CINCINNATI - The fire at one of the city’s oldest and most prestigious businesses, the Baldwin Piano Co., lit up the night sky for miles on March 4, 1964.
Watch 400 firefighters and more than 32 fire trucks battling one of the most spectacular blazes in Cincinnati history.
The fire destroyed four seven-story wooden buildings where wood and other supplies were stored, but firefighters managed to stop the flames from spreading 75 feet to the main building, where craftsmen made some of the world’s best pianos.
Today that nearly century-old, eight-story building, which is on the National Register of Historic Places, still stands proudly at Gilbert Avenue and the entrance to Eden Park. No one makes pianos there anymore – that stopped in 2001, and the building was converted to loft-style apartments in 2017 – but it maintains a piece of Cincinnati history.
WATCH crews raze Baldwin smokestack after fire:
Founded two years after the Civil War in 1857, Baldwin was once the largest American manufacturer of pianos and organs. Their clear, rich sound made them popular around the world. At its height, Baldwin employed more than 2,000 people. By 1973, the company had built one million upright pianos and added plants in Arkansas and Mississippi.
But mismanagement led the company into bankruptcy in 1984, and it closed its Cincinnati operations in 2001.
Older Tri-Staters still remember the pianos, the Baldwin name and the fire.
Fire officials said it started about 8 p.m. in a bonfire in a basement in one of the buildings being torn down to clear the way for Interstate 71. Wrecking crews were supposed to burn debris in an outdoor pit, but fire officials said they were often called to put out trash fires in the buildings.
The fire spread quickly and five alarms had to be called. More than 600 firefighters from around the Tri-State answered the call through the night and into the next morning. Extra police had to be brought in to hold back thousands of onlookers.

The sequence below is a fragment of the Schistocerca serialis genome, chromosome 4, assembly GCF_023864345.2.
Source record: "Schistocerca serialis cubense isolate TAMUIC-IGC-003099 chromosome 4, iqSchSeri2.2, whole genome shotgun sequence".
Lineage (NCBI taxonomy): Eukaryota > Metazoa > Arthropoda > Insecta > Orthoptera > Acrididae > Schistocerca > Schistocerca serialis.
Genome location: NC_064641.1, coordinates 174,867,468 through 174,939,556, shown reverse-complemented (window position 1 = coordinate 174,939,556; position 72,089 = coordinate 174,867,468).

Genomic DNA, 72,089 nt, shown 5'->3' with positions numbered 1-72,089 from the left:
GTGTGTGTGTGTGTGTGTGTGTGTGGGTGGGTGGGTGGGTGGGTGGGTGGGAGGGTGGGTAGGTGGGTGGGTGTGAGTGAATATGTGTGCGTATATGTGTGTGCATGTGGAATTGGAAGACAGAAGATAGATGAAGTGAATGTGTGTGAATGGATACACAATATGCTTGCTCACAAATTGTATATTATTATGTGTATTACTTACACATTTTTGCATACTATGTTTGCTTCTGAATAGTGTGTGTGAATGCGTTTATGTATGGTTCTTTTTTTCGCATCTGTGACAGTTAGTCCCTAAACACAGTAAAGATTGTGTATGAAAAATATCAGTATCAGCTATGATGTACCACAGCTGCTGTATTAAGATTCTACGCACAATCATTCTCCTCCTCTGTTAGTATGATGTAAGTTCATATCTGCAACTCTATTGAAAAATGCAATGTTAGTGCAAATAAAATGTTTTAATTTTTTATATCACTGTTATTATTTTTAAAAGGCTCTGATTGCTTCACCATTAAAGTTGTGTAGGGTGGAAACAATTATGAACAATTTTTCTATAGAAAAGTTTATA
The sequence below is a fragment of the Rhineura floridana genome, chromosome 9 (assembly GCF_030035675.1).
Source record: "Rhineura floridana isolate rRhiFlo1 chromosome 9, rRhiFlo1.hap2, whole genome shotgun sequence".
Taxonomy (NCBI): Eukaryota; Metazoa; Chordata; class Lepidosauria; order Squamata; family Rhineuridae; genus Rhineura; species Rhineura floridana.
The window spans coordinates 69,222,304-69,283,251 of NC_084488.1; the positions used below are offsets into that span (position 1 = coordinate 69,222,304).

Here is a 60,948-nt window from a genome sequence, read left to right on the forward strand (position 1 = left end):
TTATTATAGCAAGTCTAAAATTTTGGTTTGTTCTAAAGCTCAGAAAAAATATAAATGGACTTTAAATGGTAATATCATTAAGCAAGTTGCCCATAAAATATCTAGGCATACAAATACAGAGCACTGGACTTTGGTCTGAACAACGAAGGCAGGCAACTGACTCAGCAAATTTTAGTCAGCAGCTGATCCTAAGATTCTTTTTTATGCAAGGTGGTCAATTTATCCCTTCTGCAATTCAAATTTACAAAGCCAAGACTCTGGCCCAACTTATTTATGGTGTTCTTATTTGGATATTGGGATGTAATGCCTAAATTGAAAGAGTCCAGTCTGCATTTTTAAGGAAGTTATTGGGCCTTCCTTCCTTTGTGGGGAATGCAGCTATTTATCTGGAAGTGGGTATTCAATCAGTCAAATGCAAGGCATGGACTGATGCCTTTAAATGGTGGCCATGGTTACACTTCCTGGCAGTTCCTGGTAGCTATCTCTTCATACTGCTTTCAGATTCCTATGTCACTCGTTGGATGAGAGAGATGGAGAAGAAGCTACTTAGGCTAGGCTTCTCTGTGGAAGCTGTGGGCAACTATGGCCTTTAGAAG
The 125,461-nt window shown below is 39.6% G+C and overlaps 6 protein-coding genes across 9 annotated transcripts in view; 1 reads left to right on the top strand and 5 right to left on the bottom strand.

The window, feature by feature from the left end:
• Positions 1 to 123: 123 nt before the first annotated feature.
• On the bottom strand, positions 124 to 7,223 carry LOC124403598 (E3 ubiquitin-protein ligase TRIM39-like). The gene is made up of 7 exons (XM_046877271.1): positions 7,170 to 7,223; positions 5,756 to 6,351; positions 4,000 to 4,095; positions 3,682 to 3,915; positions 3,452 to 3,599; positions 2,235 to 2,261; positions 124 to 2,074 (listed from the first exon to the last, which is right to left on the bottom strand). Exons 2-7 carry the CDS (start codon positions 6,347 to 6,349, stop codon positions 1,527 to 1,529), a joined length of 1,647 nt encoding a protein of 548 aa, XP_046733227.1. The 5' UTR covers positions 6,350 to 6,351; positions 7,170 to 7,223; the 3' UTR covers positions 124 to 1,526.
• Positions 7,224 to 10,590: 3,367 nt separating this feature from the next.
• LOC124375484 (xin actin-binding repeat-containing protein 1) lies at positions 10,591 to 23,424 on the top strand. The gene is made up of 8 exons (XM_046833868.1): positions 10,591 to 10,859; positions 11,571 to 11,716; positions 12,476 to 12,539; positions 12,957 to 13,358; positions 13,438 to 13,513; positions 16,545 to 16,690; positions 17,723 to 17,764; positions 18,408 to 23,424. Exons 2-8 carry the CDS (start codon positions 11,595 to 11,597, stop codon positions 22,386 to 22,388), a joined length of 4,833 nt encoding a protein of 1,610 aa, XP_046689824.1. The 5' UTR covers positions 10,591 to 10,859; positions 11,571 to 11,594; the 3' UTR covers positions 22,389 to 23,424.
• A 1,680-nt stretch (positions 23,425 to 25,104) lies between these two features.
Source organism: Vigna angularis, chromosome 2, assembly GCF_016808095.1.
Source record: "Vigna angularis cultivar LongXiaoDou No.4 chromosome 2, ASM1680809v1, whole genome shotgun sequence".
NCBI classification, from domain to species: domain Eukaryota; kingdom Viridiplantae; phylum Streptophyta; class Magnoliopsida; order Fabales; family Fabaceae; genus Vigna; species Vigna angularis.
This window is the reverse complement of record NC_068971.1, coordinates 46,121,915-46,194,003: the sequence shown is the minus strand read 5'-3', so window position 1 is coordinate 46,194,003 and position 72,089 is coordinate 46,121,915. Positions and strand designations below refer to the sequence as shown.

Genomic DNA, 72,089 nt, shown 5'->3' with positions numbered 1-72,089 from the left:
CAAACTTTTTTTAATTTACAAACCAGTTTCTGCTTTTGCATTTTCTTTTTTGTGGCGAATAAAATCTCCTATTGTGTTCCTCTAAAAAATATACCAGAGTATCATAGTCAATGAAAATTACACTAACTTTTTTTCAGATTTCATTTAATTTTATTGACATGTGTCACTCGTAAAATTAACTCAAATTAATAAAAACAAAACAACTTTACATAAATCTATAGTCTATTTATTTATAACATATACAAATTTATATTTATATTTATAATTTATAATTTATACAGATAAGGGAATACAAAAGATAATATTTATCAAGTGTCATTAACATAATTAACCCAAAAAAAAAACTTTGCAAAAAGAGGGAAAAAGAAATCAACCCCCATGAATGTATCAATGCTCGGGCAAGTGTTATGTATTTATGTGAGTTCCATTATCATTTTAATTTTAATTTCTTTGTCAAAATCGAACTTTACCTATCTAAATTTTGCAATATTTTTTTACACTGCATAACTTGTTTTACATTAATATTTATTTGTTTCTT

Flames shot 200 feet high and were so hot they blistered the paint on three fire trucks. The heat melted the boom on a crane caught in the inferno. Embers carried by the wind showered the area up to 100 yards away.
The walls of the four buildings collapsed, and a 13,000-volt power line across Eden Park Drive posed more danger. The line could not be cut because it serviced Christ Hospital. Fire hoses had to be aimed away from the wire.
“We were spraying 12,000 gallons a minute on the fire and couldn’t make any headway with it for the first hour,” said Fire Chief Dan Vogel.
Firefighters saved the main building by keeping a wall of water between it and the flames. Some crews took up high positions in the main building and sprayed through the windows at the fire.
“If the flames had reached this building, the loss would have been tremendous,” Vogel said.
By dawn, Vogel and 14 trucks were still on the scene. Fortunately, Baldwin workers had gone home for the night when the fire started. Twenty-three firemen were injured, but none seriously. Damage was estimated at $300,00 - roughly equal to $2.4 million in 2018.
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